About a year after she was appointed to a senior editorial role at an academic journal, psychology researcher Professor Simine Vazire was admonished for upsetting eminent researchers by “desk rejecting” their papers.
She was shocked.
Desk rejection is when a paper is declined by the editor before being sent out to reviewers – about 30 per cent of papers at this journal were typically desk rejected.
Professor Vazire was rejecting the papers because she believed they had serious flaws. But the committee that appointed her was worried that in upsetting famous researchers, the journal’s reputation could be put at risk.
“I pointed out to them that they couldn’t exert this influence behind the scenes without announcing a new policy or having some scientific basis for it,” says Professor Vazire. “But the fact that they were so surprised by my resistance made me realise just how much this was the way things typically worked.”
Professor Vazire’s experience is part of a broader long-running problem in research, where large studies have found that in many disciplines significant quantities of published research can’t be validated with follow up studies – that is the findings can’t be replicated, putting the results in doubt.
This has turned a spotlight on the fallibilities of journals, the peer review assessments they rely on, and the hyper-competitive world of academia where researchers are often wholly judged on how much they are publishing and in what ‘reputable’ journals.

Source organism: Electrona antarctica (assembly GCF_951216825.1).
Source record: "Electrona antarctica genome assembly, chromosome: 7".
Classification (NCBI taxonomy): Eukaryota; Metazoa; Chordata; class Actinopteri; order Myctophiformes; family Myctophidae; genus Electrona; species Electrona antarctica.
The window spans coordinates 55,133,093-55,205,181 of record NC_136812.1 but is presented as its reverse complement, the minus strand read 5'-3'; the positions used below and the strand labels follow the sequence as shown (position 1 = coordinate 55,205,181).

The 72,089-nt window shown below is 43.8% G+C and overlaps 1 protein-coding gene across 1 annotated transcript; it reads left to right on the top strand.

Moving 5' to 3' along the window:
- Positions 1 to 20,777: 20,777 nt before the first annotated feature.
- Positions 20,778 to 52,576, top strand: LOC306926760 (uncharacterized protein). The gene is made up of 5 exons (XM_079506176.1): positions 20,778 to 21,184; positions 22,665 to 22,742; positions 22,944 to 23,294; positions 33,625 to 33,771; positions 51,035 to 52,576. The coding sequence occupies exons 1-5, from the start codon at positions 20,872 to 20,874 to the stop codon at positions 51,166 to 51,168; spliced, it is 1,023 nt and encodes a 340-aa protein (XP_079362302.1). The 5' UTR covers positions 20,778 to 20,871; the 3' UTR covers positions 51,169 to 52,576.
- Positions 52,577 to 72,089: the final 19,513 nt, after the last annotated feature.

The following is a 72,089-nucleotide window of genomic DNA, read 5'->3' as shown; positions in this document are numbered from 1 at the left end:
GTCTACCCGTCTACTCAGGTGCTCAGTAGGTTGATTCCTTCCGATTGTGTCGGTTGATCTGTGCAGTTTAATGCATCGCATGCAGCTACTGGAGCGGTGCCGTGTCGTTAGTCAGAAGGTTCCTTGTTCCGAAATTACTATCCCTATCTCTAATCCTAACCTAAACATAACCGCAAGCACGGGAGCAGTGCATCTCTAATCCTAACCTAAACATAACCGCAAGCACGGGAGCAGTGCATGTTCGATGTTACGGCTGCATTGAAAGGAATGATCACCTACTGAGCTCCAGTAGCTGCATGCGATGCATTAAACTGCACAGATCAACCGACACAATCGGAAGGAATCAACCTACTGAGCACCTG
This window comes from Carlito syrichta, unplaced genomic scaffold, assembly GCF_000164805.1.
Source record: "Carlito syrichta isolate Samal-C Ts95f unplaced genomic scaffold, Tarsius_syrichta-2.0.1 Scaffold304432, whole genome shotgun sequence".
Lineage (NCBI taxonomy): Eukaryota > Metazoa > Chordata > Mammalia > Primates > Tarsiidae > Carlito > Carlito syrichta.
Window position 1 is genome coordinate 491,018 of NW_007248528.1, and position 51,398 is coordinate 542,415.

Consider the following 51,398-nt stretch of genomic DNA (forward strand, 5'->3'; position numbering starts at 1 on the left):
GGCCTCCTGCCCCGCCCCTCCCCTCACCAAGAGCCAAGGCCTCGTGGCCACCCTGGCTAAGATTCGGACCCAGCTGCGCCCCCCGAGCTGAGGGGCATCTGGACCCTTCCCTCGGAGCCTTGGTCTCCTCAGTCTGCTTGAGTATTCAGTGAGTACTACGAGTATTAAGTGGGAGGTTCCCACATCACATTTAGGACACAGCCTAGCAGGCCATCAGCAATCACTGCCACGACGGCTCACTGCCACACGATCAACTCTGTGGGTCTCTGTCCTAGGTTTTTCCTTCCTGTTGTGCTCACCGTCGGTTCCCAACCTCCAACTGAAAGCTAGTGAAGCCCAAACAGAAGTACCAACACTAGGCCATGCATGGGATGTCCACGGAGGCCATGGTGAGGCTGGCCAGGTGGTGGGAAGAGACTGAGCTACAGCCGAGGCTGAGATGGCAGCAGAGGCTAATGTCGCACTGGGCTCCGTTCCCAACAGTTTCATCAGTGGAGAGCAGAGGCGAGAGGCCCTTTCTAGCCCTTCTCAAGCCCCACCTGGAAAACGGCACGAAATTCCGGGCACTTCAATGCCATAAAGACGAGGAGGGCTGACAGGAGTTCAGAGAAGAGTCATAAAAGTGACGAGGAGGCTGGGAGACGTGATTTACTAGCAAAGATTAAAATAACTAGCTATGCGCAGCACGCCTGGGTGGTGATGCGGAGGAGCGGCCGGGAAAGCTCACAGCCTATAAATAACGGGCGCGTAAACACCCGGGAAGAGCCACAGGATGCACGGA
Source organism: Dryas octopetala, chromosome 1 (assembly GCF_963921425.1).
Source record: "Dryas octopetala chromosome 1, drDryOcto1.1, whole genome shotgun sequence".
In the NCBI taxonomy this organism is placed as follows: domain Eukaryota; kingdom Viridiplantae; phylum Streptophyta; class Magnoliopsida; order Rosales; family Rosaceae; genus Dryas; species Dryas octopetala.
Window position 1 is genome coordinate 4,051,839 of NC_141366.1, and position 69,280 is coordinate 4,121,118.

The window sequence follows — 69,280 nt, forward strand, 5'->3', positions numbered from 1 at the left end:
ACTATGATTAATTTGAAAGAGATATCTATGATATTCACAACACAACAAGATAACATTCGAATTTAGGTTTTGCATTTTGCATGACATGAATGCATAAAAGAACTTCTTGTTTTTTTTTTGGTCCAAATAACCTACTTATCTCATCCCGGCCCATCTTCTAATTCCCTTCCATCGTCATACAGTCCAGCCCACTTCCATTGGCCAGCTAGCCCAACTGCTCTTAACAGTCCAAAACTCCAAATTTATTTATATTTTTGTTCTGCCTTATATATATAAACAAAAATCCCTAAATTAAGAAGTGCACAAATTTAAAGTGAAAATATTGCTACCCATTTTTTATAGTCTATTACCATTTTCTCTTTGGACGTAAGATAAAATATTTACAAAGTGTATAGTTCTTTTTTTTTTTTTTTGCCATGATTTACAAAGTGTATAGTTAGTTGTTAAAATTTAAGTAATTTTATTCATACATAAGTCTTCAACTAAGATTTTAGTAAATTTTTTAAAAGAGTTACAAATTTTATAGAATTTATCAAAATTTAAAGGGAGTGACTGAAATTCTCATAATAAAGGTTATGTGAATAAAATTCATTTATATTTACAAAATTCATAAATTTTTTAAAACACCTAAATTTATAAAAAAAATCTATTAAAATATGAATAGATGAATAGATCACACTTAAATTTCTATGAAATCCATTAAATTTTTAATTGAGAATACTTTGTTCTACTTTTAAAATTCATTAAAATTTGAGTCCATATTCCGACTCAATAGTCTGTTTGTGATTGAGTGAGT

It means researchers and their institutions can be tempted to hype results.
“As an editor, I’ve had discussions with authors where I’ve told them I will only accept their paper if it is framed more cautiously and, on a couple of occasions, authors have simply refused and gone and published elsewhere,” says Professor Vazire.
Recent retractions by highly reputable medical journals The Lancet and the New England Journal of Medicine concerning research on potential COVID-19 medicines that relied on flawed data, has only highlighted the urgency of the problem.
And alongside these developments, a new research discipline has also emerged – metascience.
“Metascience is a field that studies the norms, practices and incentives in science. It takes stock of new open science initiatives, and monitors and evaluates their impacts.
“It brushes up against the philosophy and sociology of science, but works in the service of science by seeking to ensure research is more robust,” says Professor Fiona Fidler, a reproducibility expert at the University of Melbourne.
Together, Professor Fidler and Professor Vazire have established a new research group at the University, MetaMelb. It is the largest metascience research group in Australia.
The group will study a range of metascience questions, across several disciplines including psychology, ecology and medicine, using a wide range of quantitative and qualitative approaches.
One such question is whether incentives for sharing data, like awarding open data badges, result in more reproducible outcomes. Another project looks at how exposing the flaws in science may be affecting the public’s view of, and trust in, science.
Fears that the credibility of science is at stake have been used in the past as a justification for not being upfront about problems.
But, does science being more open and transparent really undermine public faith in science or does it actually increase that faith?
“I’ve been in rooms where the consensus has been that we should sweep problems under the rug because of the risk of making people anti-science, but I suspect by far the bigger risk is not being upfront with the public,” says Professor Vazire.